The House of Representatives is addressing the agricultural industry’s labor crisis by voting in favor of a bill that would grant legal status to thousands of undocumented farmworkers. On Dec. 11, a bipartisan House vote of 260-165 propelled this bill to the Senate for further deliberation.
The bill would require agricultural employers to monitor their workers’ legal status through an e-verify system. Undocumented farmworkers who have worked at least three months over the past four years in the agricultural industry would be eligible for a five-year visa.
Workers who have lived in the United States for at least 10 years would need to work for an additional four years to qualify for a green card. And, workers with less than 10 years of U.S. agricultural experience would need to work an additional eight years to qualify for a green card.
Currently, the seasonal guest worker program allows laborers to spend up to 10 months in the United States, but the dairy industry is pushing for the program to be extended year-round to meet labor needs. “We’re seeing less and less interest, obviously, from a domestic workforce to work in agriculture,” said Sonny Perdue, United States Secretary of Agriculture.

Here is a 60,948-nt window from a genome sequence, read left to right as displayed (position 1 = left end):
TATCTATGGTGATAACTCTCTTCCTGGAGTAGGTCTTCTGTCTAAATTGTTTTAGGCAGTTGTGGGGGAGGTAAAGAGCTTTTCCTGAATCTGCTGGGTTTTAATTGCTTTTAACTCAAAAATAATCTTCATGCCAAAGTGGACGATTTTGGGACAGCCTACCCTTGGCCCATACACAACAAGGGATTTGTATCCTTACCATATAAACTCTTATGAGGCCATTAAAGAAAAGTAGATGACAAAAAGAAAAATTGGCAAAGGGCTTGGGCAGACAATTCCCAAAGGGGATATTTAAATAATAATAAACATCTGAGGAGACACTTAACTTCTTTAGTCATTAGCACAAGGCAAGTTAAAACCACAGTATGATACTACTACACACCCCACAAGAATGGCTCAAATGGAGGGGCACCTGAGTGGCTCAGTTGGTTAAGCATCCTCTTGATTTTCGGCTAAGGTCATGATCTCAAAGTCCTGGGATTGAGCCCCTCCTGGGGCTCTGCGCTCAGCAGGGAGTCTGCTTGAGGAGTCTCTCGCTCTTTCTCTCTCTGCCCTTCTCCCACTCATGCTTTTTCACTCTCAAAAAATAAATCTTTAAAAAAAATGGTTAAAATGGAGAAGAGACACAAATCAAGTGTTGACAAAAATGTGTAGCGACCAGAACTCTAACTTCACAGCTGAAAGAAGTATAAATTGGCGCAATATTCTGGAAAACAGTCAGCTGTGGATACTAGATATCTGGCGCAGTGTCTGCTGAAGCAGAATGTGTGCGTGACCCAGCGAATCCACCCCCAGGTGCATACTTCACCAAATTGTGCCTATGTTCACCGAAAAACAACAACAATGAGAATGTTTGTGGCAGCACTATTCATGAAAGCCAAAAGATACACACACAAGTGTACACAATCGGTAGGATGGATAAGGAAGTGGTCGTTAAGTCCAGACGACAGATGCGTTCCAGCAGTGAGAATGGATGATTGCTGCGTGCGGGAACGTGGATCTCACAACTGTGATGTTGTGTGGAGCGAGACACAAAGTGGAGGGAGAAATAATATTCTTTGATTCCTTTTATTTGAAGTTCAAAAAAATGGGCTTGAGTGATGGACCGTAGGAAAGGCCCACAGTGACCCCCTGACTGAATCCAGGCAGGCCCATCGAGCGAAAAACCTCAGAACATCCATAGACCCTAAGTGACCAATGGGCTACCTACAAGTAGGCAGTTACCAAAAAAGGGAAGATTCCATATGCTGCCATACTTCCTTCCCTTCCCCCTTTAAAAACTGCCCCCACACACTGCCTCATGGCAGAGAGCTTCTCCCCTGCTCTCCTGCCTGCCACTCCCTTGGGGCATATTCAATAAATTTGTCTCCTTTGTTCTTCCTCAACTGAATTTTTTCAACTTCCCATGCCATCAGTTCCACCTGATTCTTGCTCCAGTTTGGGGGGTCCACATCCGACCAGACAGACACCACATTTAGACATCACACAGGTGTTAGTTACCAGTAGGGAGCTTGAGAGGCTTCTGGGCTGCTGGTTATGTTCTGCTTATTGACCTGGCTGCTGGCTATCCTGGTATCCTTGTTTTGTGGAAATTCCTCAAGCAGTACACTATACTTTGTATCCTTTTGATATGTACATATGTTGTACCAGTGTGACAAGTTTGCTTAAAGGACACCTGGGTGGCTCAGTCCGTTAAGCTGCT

A 2018 Pew Research Center study found that undocumented immigrants comprise 15% of agriculture industry workers, and that 24% of these laborers hold jobs in farming.
The Pew findings, based on 2016 U.S. Census Bureau data, shows that the total number of undocumented workers in the U.S. has dropped to the “lowest level in a decade”.
Without an e-verify system in place, much work remains to be done on Capitol Hill to secure farmworker rights “due in large part to these outdated laws,” said Rep. Jerry Nadler, chair of the House Judiciary Committee. Undocumented workers are faced with “living and working in a state of uncertainty and fear, which contributes to the destabilization of farms across the nation,” Nadler noted.
Following the Trump Administration’s aggressive immigration enforcement of detaining nearly 700 undocumented workers at food processing facilities across Mississippi, lawmakers have been urged by immigrant rights groups to pass the new bill. Concerned agriculture advocates assert that “the House must pass legislation that preserves agriculture’s experienced workforce” by helping farmworkers earn legal status.
Although 34 Republican Congress members voted in favor of the farmworker’s bill, it is doubtful if the bill will be approved in the Senate. The Republican controlled legislative body has refused to vote on other recently introduced immigration bills. This includes the “Dream and Promise Act of 2019” bill that passed in the House last March by a vote of 237-187, but has been held up in the Senate since July because of Republican reluctance to vote on legislation that runs counter to the Trump Administration’s immigration policies.